The Village of Wellington might add a $100 per unit annual assessment to residents in the Acme Improvement District to fund what council members said are much-needed drainage upgrades.
Council members voted Tuesday to allow staff to proceed with the process of amending the district’s water control plan.
Village Engineer Bill Riebe told council members that the changes would add several capital improvement projects to the water control plan, including raising Forest Hill and South Shore boulevards.
“This only affects residents of Wellington who own property within the Acme Improvement District,” he said.
The district spans most of the original areas of Wellington, west of State Road 7 and east of Flying Cow Road.
The assessment would bring Wellington a revenue increase of approximately $2.4 million a year. The projects, which will be built over 12 years, are estimated to cost $29.3 million.
Since Tropical Storm Isaac dropped nearly 18 inches of rain on the western communities two years ago, Wellington has been working to improve its drainage system. “We can only discharge so much into the regional system,” Riebe said.
With changes to the Federal Emergency Management Agency flood maps that put parts of Wellington in a flood zone, Riebe noted the drive to improve drainage became even greater.
“So far we’ve been successful in our attempts to provide more information and update the proposed maps,” he said, noting that some of the organization’s information dates back to the early 1990s and did not include recent improvements.
Though residents will likely see a rise in flood insurance premiums, they will hopefully not be as drastic as in other parts of the state.
Councilman Howard Coates noted that by increasing the Acme assessments, residents aren’t guaranteed to have a decrease in flood insurance premiums.
Village Manager Paul Schofield said these changes are a means to an end.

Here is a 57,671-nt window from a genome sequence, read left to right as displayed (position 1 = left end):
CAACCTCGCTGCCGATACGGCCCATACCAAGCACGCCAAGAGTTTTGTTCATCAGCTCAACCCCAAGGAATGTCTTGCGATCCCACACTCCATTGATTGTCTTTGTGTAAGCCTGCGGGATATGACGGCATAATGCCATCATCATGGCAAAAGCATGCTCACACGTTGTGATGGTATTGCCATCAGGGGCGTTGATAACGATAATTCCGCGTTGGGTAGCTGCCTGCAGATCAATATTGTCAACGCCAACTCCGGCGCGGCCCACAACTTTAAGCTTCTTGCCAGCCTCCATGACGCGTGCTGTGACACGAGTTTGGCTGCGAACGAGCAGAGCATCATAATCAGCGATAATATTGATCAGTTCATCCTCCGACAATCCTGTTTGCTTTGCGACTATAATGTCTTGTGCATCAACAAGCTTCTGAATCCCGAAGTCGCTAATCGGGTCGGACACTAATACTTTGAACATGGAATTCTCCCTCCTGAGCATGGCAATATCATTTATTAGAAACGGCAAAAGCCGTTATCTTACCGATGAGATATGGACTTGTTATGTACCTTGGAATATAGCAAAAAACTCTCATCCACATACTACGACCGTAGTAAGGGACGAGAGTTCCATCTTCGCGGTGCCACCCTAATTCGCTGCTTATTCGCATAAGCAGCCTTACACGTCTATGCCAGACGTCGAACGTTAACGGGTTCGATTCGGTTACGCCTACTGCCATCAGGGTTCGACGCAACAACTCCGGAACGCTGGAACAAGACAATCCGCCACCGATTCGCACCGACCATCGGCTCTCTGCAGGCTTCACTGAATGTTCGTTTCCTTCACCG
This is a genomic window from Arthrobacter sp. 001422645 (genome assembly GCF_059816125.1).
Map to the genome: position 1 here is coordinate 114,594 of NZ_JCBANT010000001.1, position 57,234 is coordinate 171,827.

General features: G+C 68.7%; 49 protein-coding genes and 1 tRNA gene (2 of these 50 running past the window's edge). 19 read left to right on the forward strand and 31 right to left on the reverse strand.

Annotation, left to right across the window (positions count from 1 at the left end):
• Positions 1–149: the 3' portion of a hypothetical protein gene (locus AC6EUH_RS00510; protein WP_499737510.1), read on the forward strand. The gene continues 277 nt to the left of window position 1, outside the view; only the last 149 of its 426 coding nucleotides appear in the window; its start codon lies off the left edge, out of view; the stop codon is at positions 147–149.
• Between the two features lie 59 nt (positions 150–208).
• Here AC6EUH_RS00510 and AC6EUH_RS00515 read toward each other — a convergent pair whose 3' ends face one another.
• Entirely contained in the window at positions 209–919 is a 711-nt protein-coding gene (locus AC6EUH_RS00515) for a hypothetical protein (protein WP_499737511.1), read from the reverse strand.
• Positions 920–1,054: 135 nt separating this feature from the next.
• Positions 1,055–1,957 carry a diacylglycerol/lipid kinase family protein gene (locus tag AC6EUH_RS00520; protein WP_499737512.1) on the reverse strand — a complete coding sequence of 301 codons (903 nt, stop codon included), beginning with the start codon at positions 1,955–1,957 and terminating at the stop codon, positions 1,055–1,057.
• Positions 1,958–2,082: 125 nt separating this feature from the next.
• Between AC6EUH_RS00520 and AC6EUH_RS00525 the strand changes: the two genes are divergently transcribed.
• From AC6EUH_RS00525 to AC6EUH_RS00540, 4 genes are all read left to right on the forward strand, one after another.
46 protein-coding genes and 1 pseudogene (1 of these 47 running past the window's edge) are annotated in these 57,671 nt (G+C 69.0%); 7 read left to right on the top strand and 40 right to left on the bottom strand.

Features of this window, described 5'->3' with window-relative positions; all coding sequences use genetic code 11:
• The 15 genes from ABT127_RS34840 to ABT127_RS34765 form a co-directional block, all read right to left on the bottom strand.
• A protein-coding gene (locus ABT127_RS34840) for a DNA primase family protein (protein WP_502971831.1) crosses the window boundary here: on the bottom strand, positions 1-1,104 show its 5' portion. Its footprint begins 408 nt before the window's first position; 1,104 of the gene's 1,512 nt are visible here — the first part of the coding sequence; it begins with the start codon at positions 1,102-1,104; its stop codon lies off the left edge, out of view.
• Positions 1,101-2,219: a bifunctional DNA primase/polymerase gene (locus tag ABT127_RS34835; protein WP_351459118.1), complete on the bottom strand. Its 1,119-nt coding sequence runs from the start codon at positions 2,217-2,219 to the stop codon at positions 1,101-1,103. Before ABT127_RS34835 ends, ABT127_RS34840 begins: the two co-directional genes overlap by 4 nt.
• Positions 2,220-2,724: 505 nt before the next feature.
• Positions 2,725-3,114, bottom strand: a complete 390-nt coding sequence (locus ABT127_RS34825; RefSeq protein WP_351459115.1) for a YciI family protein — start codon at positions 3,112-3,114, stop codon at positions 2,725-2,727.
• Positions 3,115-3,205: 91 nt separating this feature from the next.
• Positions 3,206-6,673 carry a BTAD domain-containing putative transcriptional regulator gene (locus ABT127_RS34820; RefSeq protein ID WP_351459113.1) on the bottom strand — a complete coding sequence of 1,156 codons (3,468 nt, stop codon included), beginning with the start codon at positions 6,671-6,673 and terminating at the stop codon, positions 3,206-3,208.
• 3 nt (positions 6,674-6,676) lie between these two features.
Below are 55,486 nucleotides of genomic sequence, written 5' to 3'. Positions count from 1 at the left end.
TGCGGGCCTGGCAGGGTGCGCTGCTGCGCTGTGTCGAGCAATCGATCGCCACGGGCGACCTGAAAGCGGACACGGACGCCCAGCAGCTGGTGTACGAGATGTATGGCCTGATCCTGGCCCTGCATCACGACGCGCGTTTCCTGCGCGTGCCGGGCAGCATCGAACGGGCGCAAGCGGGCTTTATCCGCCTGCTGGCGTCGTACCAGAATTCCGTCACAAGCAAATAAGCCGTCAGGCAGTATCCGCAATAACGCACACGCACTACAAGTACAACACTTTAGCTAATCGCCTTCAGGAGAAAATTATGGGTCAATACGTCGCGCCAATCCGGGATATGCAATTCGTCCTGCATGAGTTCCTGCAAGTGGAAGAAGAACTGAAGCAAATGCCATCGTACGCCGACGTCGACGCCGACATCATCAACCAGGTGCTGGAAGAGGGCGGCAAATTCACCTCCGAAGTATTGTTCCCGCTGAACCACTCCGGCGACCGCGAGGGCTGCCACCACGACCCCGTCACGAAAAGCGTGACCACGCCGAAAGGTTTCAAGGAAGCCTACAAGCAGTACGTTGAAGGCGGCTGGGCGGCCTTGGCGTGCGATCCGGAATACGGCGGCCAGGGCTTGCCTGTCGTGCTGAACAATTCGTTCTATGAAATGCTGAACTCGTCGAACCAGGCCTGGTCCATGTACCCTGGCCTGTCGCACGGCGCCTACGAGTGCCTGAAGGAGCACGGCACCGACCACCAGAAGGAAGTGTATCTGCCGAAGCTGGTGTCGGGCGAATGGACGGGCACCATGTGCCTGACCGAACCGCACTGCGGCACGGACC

“It’s a part of the process that gets us there,” he said. “The original FEMA maps were based on old data. We’re going to get credit for the mitigation work we plan to do. It’s things like raising Forest Hill and South Shore and providing additional storage in canals that will help. This is one step in a series toward mitigation.”
He said the assessment will not directly affect flood insurance premiums, but could help keep costs down.
“Through these improvements, we will still see flood insurance rates go up, but not like other communities are seeing,” Schofield said.
During public comment, several residents spoke against the assessment increase.
“I’m opposed to increasing the taxes on our properties because we had one 100-year storm,” resident Carlos Arellano said. “We had five days under water, and the rest of the year we were fine. I don’t see the need to spend this money to raise our taxes.”
Resident Gil Hallenbeck was not happy about the increase. “It’s not an assessment, it’s a tax,” he said, pointing out that Wellington recently agreed to spend $12 million to move its tennis center and rebuild the Wellington Community Center. “You agreed to spend that money when not one person came up here and asked for it to be moved. You’re spending $12 million to build tennis in a place no one wants it… If you have to do this, why don’t you borrow money? You do nothing but crap all over the horse people.”
Councilman Matt Willhite noted that the assessment increase comes out to about 27 cents per day. He said Wellington is sorely in need of drainage upgrades because it doesn’t benefit from a curb and gutter system like other municipalities.
“We base our water storage on swales,” he said. “About two years ago we began our swale maintenance program. The water that comes off the road has to go somewhere, and if the swales aren’t maintained, it goes back into the road. We had to cut and regrade all our swales, and at the rate we’re doing it, we’ll be doing it for a long time.”
He made a motion to approve the resolution, which passed unanimously.